Laundry service is sometimes an overlooked component of a value-add strategy despite there being several options that can be executed. For instance, the owner may contract with a laundry service company that furnishes and maintains the washing and drying machines and splits the revenue with the owner. Another option would be for the owner to remove any on-site laundry facilities and install a washer and dryer set in each unit if the property classification would justify this (e.g., Class “B” and higher). Washer and dryer installations would be performed as part of each unit’s renovation. Also, the former laundry building could be partitioned into individual storage units and rented to tenants, becoming a perpetual income generating on-site self-storage facility.
Depending on the specific circumstances of the property, owners should look to implement fees such as the following: prospective tenant application fees, pet fee, month-to-month fee, lease termination fee, use of additional storage room fee, additional assigned parking or use of carport/garage, and nonsufficient funds (NSF) fee. The supplemental income from these ancillary fees can add tremendous value to a multifamily asset.
These value-add components are intended to be an overview and not comprehensive of the ways to add value. Innovative sponsors will find ways of increasing efficiency and making constant improvements to the asset.Value-Add Process
Once the asset is repositioned and turned into an efficient cash flow machine, investors will pay more for this asset because of its higher cash flow. A typical value-add strategy consists of the steps shown in the figure below. The sponsor will thoroughly underwrite and acquire the asset, then the specific value-add strategy will be implemented to reposition the asset so it may operate close to its original operational state. The sponsor will work with a third-party management company to bring in tenants at market value and gradually raise rents of the existing tenants. Investors will receive distributions (cash flow) as appropriate from the operations. The property will be stabilized and held in accordance with the exit strategy outlined in the business plan.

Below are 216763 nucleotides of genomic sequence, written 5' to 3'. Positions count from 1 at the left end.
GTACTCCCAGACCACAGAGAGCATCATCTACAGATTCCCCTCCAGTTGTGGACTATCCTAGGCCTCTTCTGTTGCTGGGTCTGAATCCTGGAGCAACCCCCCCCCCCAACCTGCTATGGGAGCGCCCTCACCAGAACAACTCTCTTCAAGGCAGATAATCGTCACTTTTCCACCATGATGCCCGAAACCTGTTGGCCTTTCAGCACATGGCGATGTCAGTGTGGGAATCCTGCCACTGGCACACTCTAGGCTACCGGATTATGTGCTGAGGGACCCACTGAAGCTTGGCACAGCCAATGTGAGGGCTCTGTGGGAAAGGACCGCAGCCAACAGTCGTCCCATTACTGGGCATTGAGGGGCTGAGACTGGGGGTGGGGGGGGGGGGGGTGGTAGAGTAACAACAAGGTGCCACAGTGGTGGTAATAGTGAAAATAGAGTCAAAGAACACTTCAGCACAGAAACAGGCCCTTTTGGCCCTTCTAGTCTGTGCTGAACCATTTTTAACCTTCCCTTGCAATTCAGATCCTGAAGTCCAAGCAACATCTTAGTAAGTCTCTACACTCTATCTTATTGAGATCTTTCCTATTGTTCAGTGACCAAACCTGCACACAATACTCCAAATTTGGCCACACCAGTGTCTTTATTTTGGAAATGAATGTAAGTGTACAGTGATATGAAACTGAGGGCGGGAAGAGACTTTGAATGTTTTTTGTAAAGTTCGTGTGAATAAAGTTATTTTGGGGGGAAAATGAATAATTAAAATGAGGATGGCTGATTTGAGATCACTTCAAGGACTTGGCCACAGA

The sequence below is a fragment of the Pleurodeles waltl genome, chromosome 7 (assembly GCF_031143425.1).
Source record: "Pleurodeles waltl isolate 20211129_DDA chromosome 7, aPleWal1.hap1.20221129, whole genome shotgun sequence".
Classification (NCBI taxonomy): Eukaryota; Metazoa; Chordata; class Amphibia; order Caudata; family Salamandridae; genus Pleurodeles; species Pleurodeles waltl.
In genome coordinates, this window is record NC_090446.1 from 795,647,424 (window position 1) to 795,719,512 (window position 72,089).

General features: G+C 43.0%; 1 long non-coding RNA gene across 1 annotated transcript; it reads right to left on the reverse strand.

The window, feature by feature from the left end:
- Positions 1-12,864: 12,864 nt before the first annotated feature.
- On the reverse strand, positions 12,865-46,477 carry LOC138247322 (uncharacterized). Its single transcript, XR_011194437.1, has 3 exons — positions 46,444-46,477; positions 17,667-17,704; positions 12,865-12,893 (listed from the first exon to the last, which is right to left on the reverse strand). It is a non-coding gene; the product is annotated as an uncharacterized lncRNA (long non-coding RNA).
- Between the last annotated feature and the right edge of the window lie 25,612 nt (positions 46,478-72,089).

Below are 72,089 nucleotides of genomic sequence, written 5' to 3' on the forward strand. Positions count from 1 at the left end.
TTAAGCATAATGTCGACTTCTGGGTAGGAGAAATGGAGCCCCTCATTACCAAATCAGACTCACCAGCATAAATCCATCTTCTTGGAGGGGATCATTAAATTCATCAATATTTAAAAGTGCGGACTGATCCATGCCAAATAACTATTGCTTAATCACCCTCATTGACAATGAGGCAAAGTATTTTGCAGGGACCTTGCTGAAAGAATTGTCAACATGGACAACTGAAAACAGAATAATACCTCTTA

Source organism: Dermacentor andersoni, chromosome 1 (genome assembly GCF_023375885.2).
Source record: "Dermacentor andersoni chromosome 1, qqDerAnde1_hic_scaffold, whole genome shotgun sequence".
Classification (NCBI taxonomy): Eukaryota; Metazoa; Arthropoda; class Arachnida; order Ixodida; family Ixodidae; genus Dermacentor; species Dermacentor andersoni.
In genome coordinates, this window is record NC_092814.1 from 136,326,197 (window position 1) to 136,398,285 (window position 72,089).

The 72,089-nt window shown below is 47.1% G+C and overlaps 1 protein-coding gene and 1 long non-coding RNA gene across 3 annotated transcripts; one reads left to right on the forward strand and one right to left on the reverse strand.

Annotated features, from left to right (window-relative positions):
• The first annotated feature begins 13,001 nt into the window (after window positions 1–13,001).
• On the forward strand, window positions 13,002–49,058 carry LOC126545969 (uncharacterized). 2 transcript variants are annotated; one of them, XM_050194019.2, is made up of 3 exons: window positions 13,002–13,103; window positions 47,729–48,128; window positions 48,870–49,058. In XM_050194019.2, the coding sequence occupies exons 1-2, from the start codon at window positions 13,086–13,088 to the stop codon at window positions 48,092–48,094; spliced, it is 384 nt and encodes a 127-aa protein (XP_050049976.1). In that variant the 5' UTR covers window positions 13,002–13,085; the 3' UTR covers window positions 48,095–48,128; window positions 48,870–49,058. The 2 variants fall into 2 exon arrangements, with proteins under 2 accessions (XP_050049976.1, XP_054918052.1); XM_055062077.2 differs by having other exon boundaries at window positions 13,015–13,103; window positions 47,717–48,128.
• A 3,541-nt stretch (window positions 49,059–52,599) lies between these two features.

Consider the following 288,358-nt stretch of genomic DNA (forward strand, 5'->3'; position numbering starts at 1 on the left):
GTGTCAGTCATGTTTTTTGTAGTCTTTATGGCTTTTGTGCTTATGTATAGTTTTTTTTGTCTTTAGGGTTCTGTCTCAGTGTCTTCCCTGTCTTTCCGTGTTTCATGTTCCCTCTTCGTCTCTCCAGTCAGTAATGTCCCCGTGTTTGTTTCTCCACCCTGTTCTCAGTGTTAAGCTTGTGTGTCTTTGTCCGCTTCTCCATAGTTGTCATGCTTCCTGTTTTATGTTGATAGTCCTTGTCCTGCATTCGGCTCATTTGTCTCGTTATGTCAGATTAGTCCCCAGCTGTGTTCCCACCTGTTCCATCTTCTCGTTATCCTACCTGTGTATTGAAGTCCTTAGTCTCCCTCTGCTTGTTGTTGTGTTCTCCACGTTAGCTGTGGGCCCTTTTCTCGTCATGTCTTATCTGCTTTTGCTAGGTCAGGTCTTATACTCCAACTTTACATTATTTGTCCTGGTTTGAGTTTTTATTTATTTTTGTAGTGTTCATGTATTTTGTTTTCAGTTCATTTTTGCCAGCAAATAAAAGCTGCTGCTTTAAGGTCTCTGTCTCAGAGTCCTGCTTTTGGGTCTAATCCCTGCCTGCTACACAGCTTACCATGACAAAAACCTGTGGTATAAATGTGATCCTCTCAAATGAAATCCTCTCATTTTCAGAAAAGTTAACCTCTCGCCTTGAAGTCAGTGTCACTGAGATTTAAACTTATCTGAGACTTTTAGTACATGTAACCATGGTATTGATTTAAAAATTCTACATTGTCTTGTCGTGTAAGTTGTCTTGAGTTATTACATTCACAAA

In cases of long-term asset holds, the property may be refinanced to extract equity from the forced appreciation and any market appreciation. One of the renowned wealth-building mechanisms is the ability to refinance and allow investors to receive some or all their invested capital back. Also, the refinance is a non-taxable liquidity event because investors are being paid with borrowed money. Investors will continue to receive passive income from the operation of the asset. Eventually, the sale of the asset will occur, and profits will be split between the sponsor and investors. The process will continue again as the sponsor looks to further build wealth by applying the strategy to one or more other properties.